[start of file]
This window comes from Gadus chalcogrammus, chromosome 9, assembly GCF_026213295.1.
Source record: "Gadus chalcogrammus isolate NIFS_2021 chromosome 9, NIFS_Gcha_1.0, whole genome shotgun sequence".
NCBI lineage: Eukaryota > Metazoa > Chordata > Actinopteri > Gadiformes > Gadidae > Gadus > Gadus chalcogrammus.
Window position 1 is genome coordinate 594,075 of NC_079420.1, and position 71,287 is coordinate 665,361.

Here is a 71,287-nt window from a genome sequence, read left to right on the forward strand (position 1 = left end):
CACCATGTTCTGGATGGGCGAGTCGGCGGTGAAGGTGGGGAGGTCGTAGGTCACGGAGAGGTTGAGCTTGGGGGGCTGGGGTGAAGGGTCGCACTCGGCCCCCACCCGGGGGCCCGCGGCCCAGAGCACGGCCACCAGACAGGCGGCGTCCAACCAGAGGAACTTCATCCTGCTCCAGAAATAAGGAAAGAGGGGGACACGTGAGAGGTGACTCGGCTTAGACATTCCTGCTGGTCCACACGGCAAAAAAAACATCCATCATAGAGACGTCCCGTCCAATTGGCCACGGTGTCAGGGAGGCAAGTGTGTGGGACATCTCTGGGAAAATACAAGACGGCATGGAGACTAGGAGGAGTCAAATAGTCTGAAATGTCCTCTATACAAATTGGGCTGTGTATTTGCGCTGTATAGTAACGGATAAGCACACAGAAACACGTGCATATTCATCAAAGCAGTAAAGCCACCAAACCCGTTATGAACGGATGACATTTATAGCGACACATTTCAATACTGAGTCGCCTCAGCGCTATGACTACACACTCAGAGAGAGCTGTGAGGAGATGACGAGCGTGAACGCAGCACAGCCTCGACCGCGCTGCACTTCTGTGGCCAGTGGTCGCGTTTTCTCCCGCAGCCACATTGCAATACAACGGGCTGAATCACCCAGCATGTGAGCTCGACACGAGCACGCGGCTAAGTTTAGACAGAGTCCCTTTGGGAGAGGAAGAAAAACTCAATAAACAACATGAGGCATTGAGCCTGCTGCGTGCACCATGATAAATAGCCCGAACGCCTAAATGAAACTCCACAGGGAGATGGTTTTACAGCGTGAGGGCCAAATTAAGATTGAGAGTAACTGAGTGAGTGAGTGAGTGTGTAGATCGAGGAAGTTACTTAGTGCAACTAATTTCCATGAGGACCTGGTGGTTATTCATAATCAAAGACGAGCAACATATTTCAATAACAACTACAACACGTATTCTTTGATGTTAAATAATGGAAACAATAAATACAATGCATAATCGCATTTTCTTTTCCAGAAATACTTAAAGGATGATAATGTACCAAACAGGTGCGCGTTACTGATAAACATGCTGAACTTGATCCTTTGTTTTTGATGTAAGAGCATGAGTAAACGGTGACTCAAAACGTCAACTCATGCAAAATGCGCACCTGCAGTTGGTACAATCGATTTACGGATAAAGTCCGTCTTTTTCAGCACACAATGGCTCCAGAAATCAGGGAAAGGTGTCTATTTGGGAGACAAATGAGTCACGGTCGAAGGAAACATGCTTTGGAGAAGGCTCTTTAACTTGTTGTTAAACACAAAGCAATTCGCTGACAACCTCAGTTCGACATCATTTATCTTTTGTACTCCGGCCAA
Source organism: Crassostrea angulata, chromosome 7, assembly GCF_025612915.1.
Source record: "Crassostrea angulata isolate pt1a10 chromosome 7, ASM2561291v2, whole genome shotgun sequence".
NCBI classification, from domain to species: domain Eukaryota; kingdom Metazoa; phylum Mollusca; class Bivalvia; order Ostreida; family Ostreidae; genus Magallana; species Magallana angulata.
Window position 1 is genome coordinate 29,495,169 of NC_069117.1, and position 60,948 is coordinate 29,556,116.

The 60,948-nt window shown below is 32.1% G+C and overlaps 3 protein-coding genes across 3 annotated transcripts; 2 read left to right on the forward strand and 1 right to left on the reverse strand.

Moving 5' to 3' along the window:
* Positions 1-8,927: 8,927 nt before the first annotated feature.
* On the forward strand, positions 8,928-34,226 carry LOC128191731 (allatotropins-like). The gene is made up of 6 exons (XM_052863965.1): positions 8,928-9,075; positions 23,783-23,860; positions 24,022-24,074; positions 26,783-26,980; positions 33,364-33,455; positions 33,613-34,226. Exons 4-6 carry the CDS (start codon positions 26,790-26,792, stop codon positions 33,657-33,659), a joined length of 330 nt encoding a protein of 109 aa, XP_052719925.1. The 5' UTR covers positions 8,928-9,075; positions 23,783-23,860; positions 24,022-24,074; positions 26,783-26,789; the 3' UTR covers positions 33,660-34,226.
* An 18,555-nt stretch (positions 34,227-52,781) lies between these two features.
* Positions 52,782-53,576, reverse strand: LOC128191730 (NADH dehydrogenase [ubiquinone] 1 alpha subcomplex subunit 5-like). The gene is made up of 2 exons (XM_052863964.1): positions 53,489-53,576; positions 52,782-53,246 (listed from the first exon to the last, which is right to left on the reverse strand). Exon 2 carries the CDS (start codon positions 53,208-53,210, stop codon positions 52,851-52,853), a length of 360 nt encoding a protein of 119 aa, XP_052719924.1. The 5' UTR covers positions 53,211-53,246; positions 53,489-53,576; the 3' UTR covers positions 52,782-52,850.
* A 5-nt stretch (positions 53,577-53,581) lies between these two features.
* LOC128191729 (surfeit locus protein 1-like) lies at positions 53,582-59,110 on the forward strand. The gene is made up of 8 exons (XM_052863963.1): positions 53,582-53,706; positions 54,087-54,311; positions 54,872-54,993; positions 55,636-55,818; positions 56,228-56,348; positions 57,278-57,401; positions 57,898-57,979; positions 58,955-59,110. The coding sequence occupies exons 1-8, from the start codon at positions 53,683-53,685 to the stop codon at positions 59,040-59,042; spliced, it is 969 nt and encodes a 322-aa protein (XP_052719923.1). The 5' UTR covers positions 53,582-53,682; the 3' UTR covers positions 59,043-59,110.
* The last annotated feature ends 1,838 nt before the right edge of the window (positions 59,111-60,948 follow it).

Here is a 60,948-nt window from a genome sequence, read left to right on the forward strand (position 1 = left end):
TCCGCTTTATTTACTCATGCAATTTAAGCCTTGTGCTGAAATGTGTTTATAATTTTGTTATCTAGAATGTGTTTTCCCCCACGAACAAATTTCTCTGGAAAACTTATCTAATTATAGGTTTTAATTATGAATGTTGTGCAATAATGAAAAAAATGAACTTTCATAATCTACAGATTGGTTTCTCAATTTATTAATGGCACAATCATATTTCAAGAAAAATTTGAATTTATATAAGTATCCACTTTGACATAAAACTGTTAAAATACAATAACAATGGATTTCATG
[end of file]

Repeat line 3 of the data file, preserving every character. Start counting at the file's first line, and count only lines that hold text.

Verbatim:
NCBI lineage: Eukaryota > Metazoa > Chordata > Actinopteri > Gadiformes > Gadidae > Gadus > Gadus chalcogrammus.